TN: Medical Cannabis Another Tool To Stem Narcotic Overdoses

Katelyn Baker

Well-Known Member
The current issue of Tennessee Medicine published by the Tennessee Medical Association describes progress in the fight against the plague of drug overdose deaths in the state.

Unfortunately, we are overlooking an important tool. The cost of Suboxone used to treat addicts and the high price of treatment at private pain management clinics remain an obstacle, resulting in users turning to dangerous street drugs.

Ignorance regarding new scientific findings about medical cannabis has been a barrier in the treatment of patients with chronic pain. In order to combat opioid overdoses, we should look again at legal cannabinoid use for Tennessee's chronic pain patients and those with opioid addiction. Even Dr. Oz had a recent episode featuring this therapy.

Cannabis when taken alone helps reduce pain. An article in the Journal of the American Medical Association found 30 percent or greater improvement in pain with cannabinoid compared with placebo across over 70 studies it reviewed.

Medical cannabis is an alternative to the use of potentially dangerous narcotics such as oxycodone and Fentanyl. Cannabis is not a narcotic, and there have been no recorded deaths due to a cannabis overdose. Adding cannabis treatment to prescribed opioids makes the opioids safer by decreasing the dose of opioid needed to control pain.

Another article published in the American Medical Association's Internal Medicine Journal found that states with medical marijuana laws have rates of anticipated opioid-related deaths 25 percent lower than states that don't have the program.

Other studies found that doctors in states that allow medical cannabis write 11 percent fewer prescriptions for opioids, and 80 percent of medical marijuana users reported substituting cannabis for prescription painkillers.

Ideally doctors would have the option to offer cannabis to chronic pain patients in combination with opioids.

There are several possibilities that may be politically feasible.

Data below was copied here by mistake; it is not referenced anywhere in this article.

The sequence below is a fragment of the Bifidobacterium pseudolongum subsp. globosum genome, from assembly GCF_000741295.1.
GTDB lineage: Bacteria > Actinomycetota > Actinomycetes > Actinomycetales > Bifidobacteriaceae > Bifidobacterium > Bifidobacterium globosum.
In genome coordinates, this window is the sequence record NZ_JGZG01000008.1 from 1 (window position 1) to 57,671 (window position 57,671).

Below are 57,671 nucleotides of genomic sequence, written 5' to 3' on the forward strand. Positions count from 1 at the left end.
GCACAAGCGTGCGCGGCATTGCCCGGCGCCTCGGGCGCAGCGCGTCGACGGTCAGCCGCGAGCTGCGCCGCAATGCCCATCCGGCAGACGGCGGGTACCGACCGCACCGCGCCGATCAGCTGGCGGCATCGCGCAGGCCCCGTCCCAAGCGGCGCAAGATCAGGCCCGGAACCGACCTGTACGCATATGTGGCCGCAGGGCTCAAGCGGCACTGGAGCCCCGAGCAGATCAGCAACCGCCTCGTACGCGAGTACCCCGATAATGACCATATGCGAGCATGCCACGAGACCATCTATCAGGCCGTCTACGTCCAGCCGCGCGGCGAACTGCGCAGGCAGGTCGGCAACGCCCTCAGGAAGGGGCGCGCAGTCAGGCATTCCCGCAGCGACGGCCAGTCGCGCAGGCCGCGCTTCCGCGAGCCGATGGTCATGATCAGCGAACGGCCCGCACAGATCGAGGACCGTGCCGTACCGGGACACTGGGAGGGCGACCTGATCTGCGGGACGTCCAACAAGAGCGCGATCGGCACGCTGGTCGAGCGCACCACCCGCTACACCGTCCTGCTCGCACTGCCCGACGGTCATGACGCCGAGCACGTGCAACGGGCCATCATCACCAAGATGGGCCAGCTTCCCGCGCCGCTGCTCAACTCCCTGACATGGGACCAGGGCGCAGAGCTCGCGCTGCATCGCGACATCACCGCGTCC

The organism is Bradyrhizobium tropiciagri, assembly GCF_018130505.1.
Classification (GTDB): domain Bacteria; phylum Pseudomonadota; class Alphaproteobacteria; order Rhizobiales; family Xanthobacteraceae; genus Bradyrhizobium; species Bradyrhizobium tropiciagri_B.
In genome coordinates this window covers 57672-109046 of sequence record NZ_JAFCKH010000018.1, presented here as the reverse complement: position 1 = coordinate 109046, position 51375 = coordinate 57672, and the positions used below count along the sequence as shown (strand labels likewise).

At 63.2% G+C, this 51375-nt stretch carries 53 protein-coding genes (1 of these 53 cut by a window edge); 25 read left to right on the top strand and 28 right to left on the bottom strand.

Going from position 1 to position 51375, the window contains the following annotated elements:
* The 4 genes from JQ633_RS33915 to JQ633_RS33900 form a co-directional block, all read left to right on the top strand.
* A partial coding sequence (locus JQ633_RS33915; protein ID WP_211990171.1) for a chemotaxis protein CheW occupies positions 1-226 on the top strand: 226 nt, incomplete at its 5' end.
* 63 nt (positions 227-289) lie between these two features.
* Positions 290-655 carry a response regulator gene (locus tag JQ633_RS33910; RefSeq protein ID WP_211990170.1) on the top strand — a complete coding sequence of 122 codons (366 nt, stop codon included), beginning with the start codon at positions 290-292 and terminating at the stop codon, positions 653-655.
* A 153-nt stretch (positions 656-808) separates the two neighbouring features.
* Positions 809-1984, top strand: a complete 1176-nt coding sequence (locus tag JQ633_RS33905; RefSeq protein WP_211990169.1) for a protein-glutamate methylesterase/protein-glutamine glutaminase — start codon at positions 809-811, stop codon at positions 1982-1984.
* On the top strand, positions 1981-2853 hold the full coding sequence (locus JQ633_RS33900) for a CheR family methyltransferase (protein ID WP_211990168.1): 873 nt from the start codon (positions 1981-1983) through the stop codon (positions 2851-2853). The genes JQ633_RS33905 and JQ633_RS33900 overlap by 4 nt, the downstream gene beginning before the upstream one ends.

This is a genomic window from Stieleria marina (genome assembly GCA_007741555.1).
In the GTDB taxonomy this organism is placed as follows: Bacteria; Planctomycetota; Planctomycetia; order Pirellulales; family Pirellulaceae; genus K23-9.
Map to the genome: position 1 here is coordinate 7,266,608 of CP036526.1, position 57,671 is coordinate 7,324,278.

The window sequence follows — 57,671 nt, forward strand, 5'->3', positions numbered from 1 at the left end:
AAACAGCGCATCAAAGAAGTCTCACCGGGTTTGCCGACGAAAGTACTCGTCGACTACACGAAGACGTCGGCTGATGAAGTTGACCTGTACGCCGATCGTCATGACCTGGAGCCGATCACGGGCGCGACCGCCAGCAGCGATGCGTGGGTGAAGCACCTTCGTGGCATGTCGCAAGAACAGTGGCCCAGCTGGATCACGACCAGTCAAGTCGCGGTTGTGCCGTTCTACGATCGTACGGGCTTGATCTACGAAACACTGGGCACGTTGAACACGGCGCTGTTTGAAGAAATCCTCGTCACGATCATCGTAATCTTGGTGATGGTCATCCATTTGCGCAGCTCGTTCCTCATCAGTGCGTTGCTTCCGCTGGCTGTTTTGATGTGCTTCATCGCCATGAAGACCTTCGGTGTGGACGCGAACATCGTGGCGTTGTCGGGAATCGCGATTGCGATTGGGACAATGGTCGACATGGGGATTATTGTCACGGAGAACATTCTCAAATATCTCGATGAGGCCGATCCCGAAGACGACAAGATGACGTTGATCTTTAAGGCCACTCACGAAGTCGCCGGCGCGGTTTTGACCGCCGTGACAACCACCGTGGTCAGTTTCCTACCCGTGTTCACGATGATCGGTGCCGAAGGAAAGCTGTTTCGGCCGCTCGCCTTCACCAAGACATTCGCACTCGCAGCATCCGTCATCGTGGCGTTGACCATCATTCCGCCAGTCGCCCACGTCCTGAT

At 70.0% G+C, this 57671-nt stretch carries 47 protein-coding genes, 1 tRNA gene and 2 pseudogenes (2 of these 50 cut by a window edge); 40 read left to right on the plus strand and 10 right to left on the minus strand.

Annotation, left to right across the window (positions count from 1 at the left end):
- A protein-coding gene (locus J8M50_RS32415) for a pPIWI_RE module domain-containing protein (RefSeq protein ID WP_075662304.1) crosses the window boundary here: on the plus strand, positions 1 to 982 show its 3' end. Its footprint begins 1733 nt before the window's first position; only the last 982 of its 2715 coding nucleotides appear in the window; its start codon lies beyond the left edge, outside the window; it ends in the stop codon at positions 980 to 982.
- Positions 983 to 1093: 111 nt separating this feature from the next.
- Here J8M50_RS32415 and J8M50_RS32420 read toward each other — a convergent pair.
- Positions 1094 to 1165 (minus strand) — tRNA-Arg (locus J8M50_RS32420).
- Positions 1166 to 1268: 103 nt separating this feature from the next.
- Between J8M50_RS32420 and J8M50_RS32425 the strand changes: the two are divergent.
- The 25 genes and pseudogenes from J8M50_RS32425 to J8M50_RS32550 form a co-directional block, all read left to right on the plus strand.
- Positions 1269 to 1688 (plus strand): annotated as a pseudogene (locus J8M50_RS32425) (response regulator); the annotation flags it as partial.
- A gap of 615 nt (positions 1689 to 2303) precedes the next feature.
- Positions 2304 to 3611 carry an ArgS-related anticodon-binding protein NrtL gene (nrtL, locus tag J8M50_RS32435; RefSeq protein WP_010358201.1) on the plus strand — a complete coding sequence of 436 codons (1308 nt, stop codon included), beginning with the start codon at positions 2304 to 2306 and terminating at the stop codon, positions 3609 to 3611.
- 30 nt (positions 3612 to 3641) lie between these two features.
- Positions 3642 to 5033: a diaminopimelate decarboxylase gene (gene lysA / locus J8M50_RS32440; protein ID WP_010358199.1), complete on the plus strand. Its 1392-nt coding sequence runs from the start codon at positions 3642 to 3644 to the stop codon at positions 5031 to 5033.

Physicians prescribing opioids might consider adding an off-label prescription for a small dose of Marinol, a FDA-approved medication whose active ingredient is tetrahydrocannabinol (THC).

The Tennessee Legislature could expand existing law that currently allows cannabidiol (CBD) oil for seizure patients to also include those with a diagnosis of chronic pain and/or opioid addiction.

State criminal penalties for cannabis possession could be reduced or eliminated for people who have been diagnosed with chronic pain syndrome or opioid addiction. This could allow both simple possession of cannabis for personal use and growing up to five cannabis plants (two adult plants). People with such a diagnosis could submit medical documentation for a medical cannabis card that would serve as a defense against criminal prosecution.

In addition, Tennessee could follow the lead of other states in setting up properly regulated medical cannabis dispensaries.

We need to look at all reasonable avenues to address the public health crisis affecting people with the diagnosis of chronic pain syndrome and opioid addiction.


News Moderator: Katelyn Baker 420 MAGAZINE ®
Full Article: Medical Cannabis Another Tool To Stem Narcotic Overdoses
Author: Matthew Hine
Contact: Knoxville News Sentinel
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Website: Knoxville News Sentinel
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